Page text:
In the midst of National Teen Driver Safety Week, USAToday reported about a State Farm survey which concluded that over half of all parents admit to being distracted by devices- such as cellphones, GPS systems, or the radio- while teaching their teens to drive. However, when the survey asked teens, they said that over 60% of parents were distracted when teaching them to drive.
After reading this report, our Illinois accident attorneys wanted to remind our parent readers that they are role models for their teen drivers. If parents want teens to stay off the phone and stay focused on the road, they should set the same example while teaching them the rules of the road. The survey also reported that over half of the teens surveyed had been in the car when their parents drove and used the cell phone simultaneously. A Transportation Secretary stated that putting the cell phone away when driving “is not just common sense safe behavior, it’s a life-long lesson for the children in the backseat.” Continuing on with National Teen Driver Safety Week, parents should help teach their teens to drive safely.
Our Chicago car accident attorneys also read on Market Watch online that although there are many organizations spreading the word about the risks of distracted driving, it is often the parents’ behaviors that teach teens that driving while distracted is okay. If parents want their children to avoid distractions when on the road, they should avoid distractions not only when their teens are in the car observing or driving, but also at all times when behind the wheel. While their teen is behind the wheel learning to drive, parents should be equally as alert in order to teach more effectively and be an alert coach.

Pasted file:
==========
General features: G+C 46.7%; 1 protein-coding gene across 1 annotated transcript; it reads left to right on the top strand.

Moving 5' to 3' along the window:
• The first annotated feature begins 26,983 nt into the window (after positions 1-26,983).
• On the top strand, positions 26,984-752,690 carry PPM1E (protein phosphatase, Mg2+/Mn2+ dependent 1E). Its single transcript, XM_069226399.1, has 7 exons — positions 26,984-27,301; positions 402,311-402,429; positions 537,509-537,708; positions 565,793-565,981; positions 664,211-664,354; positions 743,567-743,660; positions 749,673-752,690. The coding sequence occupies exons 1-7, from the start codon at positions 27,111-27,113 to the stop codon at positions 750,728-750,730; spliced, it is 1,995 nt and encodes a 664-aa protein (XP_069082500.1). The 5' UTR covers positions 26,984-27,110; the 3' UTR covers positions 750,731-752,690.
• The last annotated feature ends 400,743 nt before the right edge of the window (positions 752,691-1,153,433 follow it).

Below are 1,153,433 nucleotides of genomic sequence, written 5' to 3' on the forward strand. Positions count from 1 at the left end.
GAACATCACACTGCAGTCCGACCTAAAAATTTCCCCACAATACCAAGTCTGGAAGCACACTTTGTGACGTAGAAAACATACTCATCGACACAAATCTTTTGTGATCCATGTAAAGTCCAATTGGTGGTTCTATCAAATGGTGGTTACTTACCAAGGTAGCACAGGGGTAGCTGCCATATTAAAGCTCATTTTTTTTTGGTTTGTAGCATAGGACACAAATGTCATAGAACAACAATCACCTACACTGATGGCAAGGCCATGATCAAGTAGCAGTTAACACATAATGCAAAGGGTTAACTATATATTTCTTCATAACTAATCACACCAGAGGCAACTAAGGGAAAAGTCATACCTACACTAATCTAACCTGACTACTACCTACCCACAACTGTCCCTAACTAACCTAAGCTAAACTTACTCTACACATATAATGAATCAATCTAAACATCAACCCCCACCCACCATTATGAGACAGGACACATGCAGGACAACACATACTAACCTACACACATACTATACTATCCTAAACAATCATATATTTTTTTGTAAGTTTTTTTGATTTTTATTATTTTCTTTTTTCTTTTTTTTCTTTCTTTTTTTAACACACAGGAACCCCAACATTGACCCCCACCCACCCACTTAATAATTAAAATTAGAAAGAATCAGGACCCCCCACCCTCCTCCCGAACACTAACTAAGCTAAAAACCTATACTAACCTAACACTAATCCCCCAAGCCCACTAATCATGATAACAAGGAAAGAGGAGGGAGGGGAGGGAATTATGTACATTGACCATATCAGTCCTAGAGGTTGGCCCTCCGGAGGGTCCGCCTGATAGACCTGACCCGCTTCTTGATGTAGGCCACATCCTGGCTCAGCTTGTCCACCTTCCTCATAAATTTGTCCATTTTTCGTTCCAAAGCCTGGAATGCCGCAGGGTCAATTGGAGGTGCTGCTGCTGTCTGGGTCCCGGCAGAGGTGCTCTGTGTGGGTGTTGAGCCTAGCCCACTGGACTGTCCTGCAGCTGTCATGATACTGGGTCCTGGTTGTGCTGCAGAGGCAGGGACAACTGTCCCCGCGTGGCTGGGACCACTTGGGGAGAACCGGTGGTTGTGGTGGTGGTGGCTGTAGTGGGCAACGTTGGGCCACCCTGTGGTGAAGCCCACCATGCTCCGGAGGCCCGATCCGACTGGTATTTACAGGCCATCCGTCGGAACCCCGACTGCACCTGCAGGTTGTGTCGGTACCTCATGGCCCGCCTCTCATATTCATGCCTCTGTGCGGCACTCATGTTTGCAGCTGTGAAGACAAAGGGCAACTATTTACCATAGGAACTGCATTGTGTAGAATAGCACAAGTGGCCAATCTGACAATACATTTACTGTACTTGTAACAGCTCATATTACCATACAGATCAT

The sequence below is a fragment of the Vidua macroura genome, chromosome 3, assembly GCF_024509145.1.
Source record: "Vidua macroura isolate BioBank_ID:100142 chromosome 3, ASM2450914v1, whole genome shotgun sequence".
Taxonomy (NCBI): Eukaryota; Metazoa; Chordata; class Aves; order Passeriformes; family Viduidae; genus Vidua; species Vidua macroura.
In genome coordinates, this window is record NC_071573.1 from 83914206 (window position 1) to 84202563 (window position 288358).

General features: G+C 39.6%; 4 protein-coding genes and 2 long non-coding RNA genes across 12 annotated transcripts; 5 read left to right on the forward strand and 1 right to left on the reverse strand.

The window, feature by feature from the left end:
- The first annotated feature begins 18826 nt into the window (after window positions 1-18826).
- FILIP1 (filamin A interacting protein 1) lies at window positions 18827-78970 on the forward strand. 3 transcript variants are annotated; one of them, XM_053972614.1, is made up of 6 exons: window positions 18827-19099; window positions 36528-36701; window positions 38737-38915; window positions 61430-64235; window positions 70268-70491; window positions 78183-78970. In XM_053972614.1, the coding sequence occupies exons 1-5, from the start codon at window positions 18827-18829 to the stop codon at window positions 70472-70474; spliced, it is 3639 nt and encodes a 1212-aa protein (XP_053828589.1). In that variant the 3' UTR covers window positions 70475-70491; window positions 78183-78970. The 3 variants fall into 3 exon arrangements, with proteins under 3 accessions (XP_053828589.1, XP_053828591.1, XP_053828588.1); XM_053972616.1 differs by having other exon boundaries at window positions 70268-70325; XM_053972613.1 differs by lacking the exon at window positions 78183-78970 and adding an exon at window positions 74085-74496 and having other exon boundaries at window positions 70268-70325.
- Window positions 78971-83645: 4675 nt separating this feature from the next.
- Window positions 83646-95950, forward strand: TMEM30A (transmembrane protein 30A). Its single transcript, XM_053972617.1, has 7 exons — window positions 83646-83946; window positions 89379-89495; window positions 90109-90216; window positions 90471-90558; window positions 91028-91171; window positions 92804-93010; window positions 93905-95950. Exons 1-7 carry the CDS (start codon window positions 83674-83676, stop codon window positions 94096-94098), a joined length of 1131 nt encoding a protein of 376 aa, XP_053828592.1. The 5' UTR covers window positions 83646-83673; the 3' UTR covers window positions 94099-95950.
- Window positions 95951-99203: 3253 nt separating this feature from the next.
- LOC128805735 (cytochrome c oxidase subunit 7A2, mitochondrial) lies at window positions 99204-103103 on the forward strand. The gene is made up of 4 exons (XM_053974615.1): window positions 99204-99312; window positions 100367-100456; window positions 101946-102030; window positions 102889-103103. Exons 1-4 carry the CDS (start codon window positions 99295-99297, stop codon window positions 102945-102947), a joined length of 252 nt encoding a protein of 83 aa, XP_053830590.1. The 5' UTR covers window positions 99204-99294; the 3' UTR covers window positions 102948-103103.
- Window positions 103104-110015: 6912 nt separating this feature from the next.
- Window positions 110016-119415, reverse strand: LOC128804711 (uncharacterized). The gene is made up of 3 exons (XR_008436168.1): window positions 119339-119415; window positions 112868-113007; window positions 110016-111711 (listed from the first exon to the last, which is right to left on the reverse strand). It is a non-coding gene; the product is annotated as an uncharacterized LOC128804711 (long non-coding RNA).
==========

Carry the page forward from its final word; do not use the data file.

Whether behind the wheel or riding with a teen driver, parents should set the example that they want their teens to follow. Our Illinois car crash lawyers encourage teens and their parents to spend more time behind the wheel together, and to become educated together. When a teenager learns to drive, it is a great opportunity for parents to brush-up on their driving skills and also learn about how to be a safer driver themselves. Hopefully the messaged being sent to teen drivers this week will resonate with parents and other family members so that everyone cuts down on distracted driver. If parents teach their children about driving safety, they will feel more comfortable with their teens behind the wheel, and will instill in them the qualities of a driver that they want their teen to possess. We hope all of our readers will avoid distractions, when they are with their teen in the car, and when their teens are not in the car as well.